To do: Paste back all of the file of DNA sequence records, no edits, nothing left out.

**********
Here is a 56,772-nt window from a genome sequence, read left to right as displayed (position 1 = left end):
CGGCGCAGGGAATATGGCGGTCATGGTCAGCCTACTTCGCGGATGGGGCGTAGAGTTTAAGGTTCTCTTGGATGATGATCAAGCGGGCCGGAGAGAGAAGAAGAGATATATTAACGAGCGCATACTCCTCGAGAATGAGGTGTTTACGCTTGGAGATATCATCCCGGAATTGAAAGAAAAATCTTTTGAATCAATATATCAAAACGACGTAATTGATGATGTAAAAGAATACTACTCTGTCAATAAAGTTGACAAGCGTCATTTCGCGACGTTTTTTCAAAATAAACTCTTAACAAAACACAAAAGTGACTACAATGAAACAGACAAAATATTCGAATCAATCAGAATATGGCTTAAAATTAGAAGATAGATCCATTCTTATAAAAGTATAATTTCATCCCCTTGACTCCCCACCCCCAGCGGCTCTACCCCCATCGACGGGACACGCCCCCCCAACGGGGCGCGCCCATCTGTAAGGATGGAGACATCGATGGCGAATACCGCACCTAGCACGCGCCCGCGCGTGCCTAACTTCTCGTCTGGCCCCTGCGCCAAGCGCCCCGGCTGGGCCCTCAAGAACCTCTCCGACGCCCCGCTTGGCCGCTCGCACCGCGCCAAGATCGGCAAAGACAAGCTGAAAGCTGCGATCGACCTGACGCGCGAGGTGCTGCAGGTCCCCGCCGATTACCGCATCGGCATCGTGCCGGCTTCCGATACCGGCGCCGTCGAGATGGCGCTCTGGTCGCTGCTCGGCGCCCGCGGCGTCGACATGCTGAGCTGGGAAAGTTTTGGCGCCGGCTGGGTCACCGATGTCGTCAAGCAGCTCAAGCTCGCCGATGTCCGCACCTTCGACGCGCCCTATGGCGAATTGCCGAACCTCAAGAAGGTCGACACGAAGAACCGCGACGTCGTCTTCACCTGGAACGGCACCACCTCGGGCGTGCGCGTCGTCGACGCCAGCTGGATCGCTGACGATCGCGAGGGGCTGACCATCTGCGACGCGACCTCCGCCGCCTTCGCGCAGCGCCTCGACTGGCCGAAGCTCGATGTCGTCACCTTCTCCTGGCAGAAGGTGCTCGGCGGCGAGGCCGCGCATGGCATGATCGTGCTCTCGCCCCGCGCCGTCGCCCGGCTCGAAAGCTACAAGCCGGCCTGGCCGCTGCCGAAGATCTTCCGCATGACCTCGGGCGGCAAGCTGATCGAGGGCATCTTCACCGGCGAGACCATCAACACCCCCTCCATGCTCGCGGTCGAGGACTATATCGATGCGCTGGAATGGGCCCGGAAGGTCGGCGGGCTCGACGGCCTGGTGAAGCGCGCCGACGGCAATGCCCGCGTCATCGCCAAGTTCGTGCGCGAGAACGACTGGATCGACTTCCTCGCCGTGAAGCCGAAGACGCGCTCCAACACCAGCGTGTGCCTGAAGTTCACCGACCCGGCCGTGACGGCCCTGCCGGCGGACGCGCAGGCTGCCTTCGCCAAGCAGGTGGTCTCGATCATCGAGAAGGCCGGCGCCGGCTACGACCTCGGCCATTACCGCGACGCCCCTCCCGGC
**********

Here is a 56,772-nt window from a genome sequence, read left to right as displayed (position 1 = left end):
CGGCGCAGGGAATATGGCGGTCATGGTCAGCCTACTTCGCGGATGGGGCGTAGAGTTTAAGGTTCTCTTGGATGATGATCAAGCGGGCCGGAGAGAGAAGAAGAGATATATTAACGAGCGCATACTCCTCGAGAATGAGGTGTTTACGCTTGGAGATATCATCCCGGAATTGAAAGAAAAATCTTTTGAATCAATATATCAAAACGACGTAATTGATGATGTAAAAGAATACTACTCTGTCAATAAAGTTGACAAGCGTCATTTCGCGACGTTTTTTCAAAATAAACTCTTAACAAAACACAAAAGTGACTACAATGAAACAGACAAAATATTCGAATCAATCAGAATATGGCTTAAAATTAGAAGATAGATCCATTCTTATAAAAGTATAATTTCATCCCCTTGACTCCCCACCCCCAGCGGCTCTACCCCCATCGACGGGACACGCCCCCCCAACGGGGCGCGCCCATCTGTAAGGATGGAGACATCGATGGCGAATACCGCACCTAGCACGCGCCCGCGCGTGCCTAACTTCTCGTCTGGCCCCTGCGCCAAGCGCCCCGGCTGGGCCCTCAAGAACCTCTCCGACGCCCCGCTTGGCCGCTCGCACCGCGCCAAGATCGGCAAAGACAAGCTGAAAGCTGCGATCGACCTGACGCGCGAGGTGCTGCAGGTCCCCGCCGATTACCGCATCGGCATCGTGCCGGCTTCCGATACCGGCGCCGTCGAGATGGCGCTCTGGTCGCTGCTCGGCGCCCGCGGCGTCGACATGCTGAGCTGGGAAAGTTTTGGCGCCGGCTGGGTCACCGATGTCGTCAAGCAGCTCAAGCTCGCCGATGTCCGCACCTTCGACGCGCCCTATGGCGAATTGCCGAACCTCAAGAAGGTCGACACGAAGAACCGCGACGTCGTCTTCACCTGGAACGGCACCACCTCGGGCGTGCGCGTCGTCGACGCCAGCTGGATCGCTGACGATCGCGAGGGGCTGACCATCTGCGACGCGACCTCCGCCGCCTTCGCGCAGCGCCTCGACTGGCCGAAGCTCGATGTCGTCACCTTCTCCTGGCAGAAGGTGCTCGGCGGCGAGGCCGCGCATGGCATGATCGTGCTCTCGCCCCGCGCCGTCGCCCGGCTCGAAAGCTACAAGCCGGCCTGGCCGCTGCCGAAGATCTTCCGCATGACCTCGGGCGGCAAGCTGATCGAGGGCATCTTCACCGGCGAGACCATCAACACCCCCTCCATGCTCGCGGTCGAGGACTATATCGATGCGCTGGAATGGGCCCGGAAGGTCGGCGGGCTCGACGGCCTGGTGAAGCGCGCCGACGGCAATGCCCGCGTCATCGCCAAGTTCGTGCGCGAGAACGACTGGATCGACTTCCTCGCCGTGAAGCCGAAGACGCGCTCCAACACCAGCGTGTGCCTGAAGTTCACCGACCCGGCCGTGACGGCCCTGCCGGCGGACGCGCAGGCTGCCTTCGCCAAGCAGGTGGTCTCGATCATCGAGAAGGCCGGCGCCGGCTACGACCTCGGCCATTACCGCGACGCCCCTCCCGGC